The economy is in for a major upheaval on the heels of the terrorist attacks. However, it is still too early to gauge the short-term impact on our economy, much less the longer-term implications. Some sectors undoubtedly will suffer more than others: the airline, lodging and hospitality, and insurance industries are three obvious areas of concern, assuming the federal government doesn't step in to mitigate these substantial losses.
There was reasonable chance that our economy would not be able to avoid a recession even before the events of the past week. Now, however, the odds have substantially increased. More important are the sources of the economic weakness. To date, the cooling of an overheated technology sector was the major vulnerability in our economy. The chances are that this sector will recover in the months ahead with the anticipated pickup in government defense spending.
You would have to think now that the major vulnerability is in the consumer sector, as consumer confidence has been shaken by these events. In fact, the preliminary consumer confidence numbers for September already show a dramatic decline. Even though most interviews occurred before the attacks, the University of Michigan's consumer sentiment index dropped 8.6 percent in September, and the counterpart for expectations declined 9.4 percent. A drop of that magnitude indicates an impending decline in consumer spending well beyond air travel. And already there are numerous reports of businesses suspending nonessential employee travel.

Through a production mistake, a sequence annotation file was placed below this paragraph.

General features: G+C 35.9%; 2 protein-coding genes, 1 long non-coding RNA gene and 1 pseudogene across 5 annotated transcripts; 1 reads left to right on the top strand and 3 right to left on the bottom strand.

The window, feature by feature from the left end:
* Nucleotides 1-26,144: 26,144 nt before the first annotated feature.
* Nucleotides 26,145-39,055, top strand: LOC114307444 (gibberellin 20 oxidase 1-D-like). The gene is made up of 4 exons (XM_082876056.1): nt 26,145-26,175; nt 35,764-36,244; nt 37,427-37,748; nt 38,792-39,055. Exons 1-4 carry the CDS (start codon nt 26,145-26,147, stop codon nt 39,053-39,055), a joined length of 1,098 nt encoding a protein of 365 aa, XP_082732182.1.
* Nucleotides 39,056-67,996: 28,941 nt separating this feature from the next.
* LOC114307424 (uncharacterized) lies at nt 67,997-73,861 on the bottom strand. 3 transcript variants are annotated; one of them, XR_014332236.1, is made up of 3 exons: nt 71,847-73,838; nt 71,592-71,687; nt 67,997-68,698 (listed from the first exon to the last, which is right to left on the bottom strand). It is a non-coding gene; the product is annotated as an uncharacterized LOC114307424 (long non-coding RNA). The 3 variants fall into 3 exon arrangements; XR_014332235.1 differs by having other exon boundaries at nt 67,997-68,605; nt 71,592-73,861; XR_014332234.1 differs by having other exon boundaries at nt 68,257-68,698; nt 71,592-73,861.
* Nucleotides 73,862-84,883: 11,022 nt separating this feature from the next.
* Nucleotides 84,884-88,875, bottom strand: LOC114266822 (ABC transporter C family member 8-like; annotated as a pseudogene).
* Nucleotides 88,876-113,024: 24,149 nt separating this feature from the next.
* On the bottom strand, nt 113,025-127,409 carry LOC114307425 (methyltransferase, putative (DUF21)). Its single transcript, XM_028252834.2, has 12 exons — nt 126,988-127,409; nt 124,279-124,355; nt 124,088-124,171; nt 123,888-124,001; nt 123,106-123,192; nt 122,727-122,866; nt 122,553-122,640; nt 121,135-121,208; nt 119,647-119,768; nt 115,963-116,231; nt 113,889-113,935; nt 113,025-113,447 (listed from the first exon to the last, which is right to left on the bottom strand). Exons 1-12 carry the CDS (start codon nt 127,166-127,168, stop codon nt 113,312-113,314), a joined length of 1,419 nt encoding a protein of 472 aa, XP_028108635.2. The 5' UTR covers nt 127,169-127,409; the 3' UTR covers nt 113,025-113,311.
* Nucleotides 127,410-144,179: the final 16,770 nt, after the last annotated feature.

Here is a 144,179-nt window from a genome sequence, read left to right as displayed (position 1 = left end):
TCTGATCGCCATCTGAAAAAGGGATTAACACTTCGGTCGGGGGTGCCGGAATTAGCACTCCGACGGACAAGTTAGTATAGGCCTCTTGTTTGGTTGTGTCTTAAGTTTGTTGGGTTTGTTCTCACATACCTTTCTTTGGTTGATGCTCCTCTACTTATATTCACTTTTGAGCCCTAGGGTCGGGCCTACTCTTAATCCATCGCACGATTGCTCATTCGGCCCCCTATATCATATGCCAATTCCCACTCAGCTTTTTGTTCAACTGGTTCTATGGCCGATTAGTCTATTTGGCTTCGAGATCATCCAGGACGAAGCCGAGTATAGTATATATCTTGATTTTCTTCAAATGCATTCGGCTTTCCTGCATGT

Firms had been recovering
It has been a rocky year for architecture firms, but the recent numbers were improving. August figures showed an increase in billings after two months of declines. Figures were particularly encouraging in the Midwest and South regions. However, inquiries for new projects were pointing to less growth in the months ahead. Beginning this past June, inquiries for new projects moved from strong growth to only modest gains. This trend was indicating continued but uneven growth in the months ahead. Now, however, even that scenario seems optimistic.
Liability insurance rates on the rise
For the past year, liability insurance companies have been warning of increases in rates charged to architecture firms. A slowing stock market was cutting into profitability, forcing carriers to offset some of the shortfall through rate hikes. However, given continued strong competition among insurers, architecture firms were finding that they had some leverage.
To date, even though firms have been able to exert some market leverage, rates appear to have risen. According to information from our panel, firms that have renewed or changed policies since the beginning of the year are reporting average rate increases of 7 percent. (Firms were asked to provide only increases in the liability insurance rate per $1,000 of coverage at their last renewal. Many firms are seeing premiums rise substantially more because their volume of business has increased.) This compares to an average 4.2 percent increase for firms that last renewed in 2000 and a 3.8 percent increase for renewals in 1999 or before.
Smaller firms that have renewed this year are seeing greater increases in coverage. Firms with billings under $1 million per year report rate increases in excess of 9%, while firms with billings in excess of $1 million report only 5 percent increases in liability insurance rates.